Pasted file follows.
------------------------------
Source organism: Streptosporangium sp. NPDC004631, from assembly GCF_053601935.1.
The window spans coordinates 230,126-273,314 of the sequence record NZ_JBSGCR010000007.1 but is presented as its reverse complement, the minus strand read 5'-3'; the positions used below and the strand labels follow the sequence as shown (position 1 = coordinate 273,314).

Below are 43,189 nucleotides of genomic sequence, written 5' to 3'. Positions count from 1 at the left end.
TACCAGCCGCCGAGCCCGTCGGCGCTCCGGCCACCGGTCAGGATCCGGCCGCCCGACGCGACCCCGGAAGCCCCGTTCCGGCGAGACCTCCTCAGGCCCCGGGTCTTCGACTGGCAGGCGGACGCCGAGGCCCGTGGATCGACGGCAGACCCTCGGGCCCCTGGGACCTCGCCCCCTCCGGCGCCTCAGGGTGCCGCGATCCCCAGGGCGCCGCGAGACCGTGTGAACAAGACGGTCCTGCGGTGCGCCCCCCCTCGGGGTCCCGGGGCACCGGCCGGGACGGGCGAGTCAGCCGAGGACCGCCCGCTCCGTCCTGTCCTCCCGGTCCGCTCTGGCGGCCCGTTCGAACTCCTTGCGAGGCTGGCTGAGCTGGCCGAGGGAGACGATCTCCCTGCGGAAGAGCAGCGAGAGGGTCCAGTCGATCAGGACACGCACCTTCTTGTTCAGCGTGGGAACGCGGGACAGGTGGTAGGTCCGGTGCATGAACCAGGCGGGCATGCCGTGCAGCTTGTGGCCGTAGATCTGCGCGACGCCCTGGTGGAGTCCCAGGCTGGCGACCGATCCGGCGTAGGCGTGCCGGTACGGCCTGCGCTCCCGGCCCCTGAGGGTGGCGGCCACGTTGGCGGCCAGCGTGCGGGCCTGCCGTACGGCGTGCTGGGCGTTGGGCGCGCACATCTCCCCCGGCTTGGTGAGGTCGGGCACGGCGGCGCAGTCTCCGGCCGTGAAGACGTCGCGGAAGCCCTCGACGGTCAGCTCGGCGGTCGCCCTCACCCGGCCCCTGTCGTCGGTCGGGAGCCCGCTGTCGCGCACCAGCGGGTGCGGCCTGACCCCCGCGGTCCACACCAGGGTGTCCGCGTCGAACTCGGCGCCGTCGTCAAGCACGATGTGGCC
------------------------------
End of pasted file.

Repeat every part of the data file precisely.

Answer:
Source organism: Streptosporangium sp. NPDC004631, from assembly GCF_053601935.1.
The window spans coordinates 230,126-273,314 of the sequence record NZ_JBSGCR010000007.1 but is presented as its reverse complement, the minus strand read 5'-3'; the positions used below and the strand labels follow the sequence as shown (position 1 = coordinate 273,314).

Below are 43,189 nucleotides of genomic sequence, written 5' to 3'. Positions count from 1 at the left end.
TACCAGCCGCCGAGCCCGTCGGCGCTCCGGCCACCGGTCAGGATCCGGCCGCCCGACGCGACCCCGGAAGCCCCGTTCCGGCGAGACCTCCTCAGGCCCCGGGTCTTCGACTGGCAGGCGGACGCCGAGGCCCGTGGATCGACGGCAGACCCTCGGGCCCCTGGGACCTCGCCCCCTCCGGCGCCTCAGGGTGCCGCGATCCCCAGGGCGCCGCGAGACCGTGTGAACAAGACGGTCCTGCGGTGCGCCCCCCCTCGGGGTCCCGGGGCACCGGCCGGGACGGGCGAGTCAGCCGAGGACCGCCCGCTCCGTCCTGTCCTCCCGGTCCGCTCTGGCGGCCCGTTCGAACTCCTTGCGAGGCTGGCTGAGCTGGCCGAGGGAGACGATCTCCCTGCGGAAGAGCAGCGAGAGGGTCCAGTCGATCAGGACACGCACCTTCTTGTTCAGCGTGGGAACGCGGGACAGGTGGTAGGTCCGGTGCATGAACCAGGCGGGCATGCCGTGCAGCTTGTGGCCGTAGATCTGCGCGACGCCCTGGTGGAGTCCCAGGCTGGCGACCGATCCGGCGTAGGCGTGCCGGTACGGCCTGCGCTCCCGGCCCCTGAGGGTGGCGGCCACGTTGGCGGCCAGCGTGCGGGCCTGCCGTACGGCGTGCTGGGCGTTGGGCGCGCACATCTCCCCCGGCTTGGTGAGGTCGGGCACGGCGGCGCAGTCTCCGGCCGTGAAGACGTCGCGGAAGCCCTCGACGGTCAGCTCGGCGGTCGCCCTCACCCGGCCCCTGTCGTCGGTCGGGAGCCCGCTGTCGCGCACCAGCGGGTGCGGCCTGACCCCCGCGGTCCACACCAGGGTGTCCGCGTCGAACTCGGCGCCGTCGTCAAGCACGATGTGGCC